Arkansas Times Big Ideas Features AEA President Koehler
Jan 31, 2018
As baby-boomers begin to retire and more students enter our schools, Arkansas faces a serious dilemma: a shortage of teachers.
Unfortunately, we also face an effort to deprofessionalize education by privateers hoping to cash in on the public dollars currently going to our students.
Long-term solutions are needed to keep educators in the profession by improving working conditions, increasing preparation and mentoring, reducing over-burdensome paperwork, and providing adequate resources that will enable them to do their jobs.
Summed up in a word: respect.
We know having qualified educators in the classroom is the biggest factor in student achievement. We also know teachers become more effective as they spend more time in the classroom.
Unfortunately, across the state and nation we are seeing declining numbers of new people pursuing teaching degrees, as well as epidemic levels of teacher attrition.
Teacher turnover has serious implications on the quality and stability of the education profession and student success. When early career educators leave the profession, districts encounter tremendous economic turnover costs, and often resort to back-filling vacancies with out-of-field teachers or substitute teachers, canceling program offerings, or creating larger classes.
The state Bureau of Legislative Research found that the five-year teacher attrition rate was over 36 percent. That’s more than one-third of new Arkansas teachers leaving the profession before they make it to the most effective years of their career.
As the teacher pipeline dries up, it is becoming harder and harder for schools to attract and retain qualified educators, especially in lower income areas.
The attrition rate is even higher in rural areas where districts can’t afford to keep up buildings, let alone pay teachers the same salary as more populated areas with higher property tax collection.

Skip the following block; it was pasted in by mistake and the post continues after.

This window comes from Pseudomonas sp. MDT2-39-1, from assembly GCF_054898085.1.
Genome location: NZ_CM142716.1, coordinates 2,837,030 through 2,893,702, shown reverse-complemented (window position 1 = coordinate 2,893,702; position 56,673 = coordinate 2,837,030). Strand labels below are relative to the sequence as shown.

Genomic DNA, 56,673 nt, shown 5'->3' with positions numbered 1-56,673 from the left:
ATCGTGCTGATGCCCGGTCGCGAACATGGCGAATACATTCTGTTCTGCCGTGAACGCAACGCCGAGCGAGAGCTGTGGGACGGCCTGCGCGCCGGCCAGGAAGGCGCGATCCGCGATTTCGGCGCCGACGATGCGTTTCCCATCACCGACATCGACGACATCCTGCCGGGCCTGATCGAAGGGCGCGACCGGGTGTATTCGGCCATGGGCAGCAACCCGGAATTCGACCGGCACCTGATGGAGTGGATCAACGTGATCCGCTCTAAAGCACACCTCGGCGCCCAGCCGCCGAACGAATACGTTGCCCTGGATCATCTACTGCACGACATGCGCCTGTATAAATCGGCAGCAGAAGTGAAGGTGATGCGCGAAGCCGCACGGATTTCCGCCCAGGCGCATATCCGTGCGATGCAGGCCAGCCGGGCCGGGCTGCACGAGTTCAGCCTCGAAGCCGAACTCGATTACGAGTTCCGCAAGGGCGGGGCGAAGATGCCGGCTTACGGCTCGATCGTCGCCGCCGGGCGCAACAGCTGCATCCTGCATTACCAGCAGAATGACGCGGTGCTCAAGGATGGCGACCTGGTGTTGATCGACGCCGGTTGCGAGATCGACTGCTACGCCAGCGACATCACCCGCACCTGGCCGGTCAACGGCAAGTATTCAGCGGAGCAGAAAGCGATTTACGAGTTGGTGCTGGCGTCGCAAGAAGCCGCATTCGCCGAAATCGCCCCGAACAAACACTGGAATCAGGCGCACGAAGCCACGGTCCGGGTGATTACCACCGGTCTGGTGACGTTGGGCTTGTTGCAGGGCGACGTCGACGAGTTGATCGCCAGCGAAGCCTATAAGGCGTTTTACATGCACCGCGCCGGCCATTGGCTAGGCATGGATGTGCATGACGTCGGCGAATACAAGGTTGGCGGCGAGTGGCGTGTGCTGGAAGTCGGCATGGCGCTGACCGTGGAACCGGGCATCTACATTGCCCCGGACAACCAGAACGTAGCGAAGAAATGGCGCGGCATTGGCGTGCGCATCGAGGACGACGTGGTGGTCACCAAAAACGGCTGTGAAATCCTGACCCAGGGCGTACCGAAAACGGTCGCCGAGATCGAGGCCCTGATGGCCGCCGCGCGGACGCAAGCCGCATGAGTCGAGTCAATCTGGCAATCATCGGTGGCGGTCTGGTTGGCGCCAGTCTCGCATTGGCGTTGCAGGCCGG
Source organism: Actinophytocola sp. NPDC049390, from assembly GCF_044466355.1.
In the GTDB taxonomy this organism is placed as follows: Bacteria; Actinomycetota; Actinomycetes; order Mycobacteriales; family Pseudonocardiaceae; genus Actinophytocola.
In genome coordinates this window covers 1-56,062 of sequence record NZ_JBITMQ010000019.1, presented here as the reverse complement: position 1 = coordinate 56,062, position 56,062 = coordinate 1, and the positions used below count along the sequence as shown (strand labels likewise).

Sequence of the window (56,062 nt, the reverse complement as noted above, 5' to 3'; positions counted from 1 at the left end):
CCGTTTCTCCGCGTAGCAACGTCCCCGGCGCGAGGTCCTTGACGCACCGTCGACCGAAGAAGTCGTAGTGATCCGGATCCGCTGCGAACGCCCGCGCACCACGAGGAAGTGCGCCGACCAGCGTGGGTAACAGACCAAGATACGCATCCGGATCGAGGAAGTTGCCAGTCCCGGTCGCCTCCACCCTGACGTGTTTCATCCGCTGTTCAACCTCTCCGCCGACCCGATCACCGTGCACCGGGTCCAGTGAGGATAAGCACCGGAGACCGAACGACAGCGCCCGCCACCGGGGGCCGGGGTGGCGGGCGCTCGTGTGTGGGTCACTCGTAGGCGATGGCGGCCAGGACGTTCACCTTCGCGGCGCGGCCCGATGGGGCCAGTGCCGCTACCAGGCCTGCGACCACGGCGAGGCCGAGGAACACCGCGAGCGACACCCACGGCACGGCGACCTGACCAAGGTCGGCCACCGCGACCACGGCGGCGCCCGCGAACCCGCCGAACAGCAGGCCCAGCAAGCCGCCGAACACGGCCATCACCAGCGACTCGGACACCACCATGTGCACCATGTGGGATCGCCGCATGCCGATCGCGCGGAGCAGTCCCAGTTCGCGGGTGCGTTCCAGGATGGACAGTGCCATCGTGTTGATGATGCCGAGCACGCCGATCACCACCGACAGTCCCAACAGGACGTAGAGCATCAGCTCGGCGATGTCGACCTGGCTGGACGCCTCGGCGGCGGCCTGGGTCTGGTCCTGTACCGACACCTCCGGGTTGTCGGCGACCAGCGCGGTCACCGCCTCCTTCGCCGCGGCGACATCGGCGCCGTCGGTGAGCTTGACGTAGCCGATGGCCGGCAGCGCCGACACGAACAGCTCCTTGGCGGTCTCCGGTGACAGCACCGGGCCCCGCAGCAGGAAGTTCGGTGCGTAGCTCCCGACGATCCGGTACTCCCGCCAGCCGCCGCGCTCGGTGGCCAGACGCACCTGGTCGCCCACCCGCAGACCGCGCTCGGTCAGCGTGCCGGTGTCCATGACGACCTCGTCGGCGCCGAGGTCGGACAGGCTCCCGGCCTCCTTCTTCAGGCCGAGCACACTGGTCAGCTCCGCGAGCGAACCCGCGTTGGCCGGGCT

In addition, teachers in these schools often face greater challenges associated with students living in poverty.
Arkansas is working to incentivize teaching in rural and high-poverty schools, but the current bonuses don’t make up for the incredible difference in salaries you find in school districts across the state.
The people most likely to commit for the long term to these communities are those who grew up there and already know it as home.
Arkansas needs to develop a more comprehensive support network for new teachers, and we need to do a better job of encouraging students from underserved communities to become the next generation of teachers in their hometown.
This “grow your own” strategy should include increased scholarships or student loan forgiveness so there is no income barrier keeping these students from pursuing an education career. We also have an opportunity to ramp up the Arkansas Department of Education’s Teacher Cadet program, created to recruit homegrown educators. This program is already working in dozens of schools across the state to attract our best and brightest high school students to the teaching profession.
We must bolster this increased access with better help for new hires. Arkansas should ask its longtime educators to coach their new colleagues. Engaging and supporting educators as early as possible will stem the tide of departures and create a strong and sustainable teaching force. This will give experienced educators the opportunity to share their incredible knowledge, while training the next generation of teacher leaders.
Finally, we need to understand this issue is bigger than school districts or even the state Department of Education. If we want more people to become educators, we need to make teaching an attractive and respected career again.
Everyone in the community, from local chambers to legislators, parents and other city leaders must come together to acknowledge these problems and work together to support their schools and the educators who fill them.
How much voice, how much say, do teachers have collectively in the schoolwide decisions that affect their jobs? Are teachers treated as professionals? Are we providing safe and comfortable working (and learning) environments for educators and their students?
Achieving affirmative answers to these questions depends on having strong educator leaders who will advocate for their profession and their students. It also depends on the rest of us to support their efforts and treat the teaching profession with the respect it deserves.
Cathy Koehler is president of the Arkansas Education Association.
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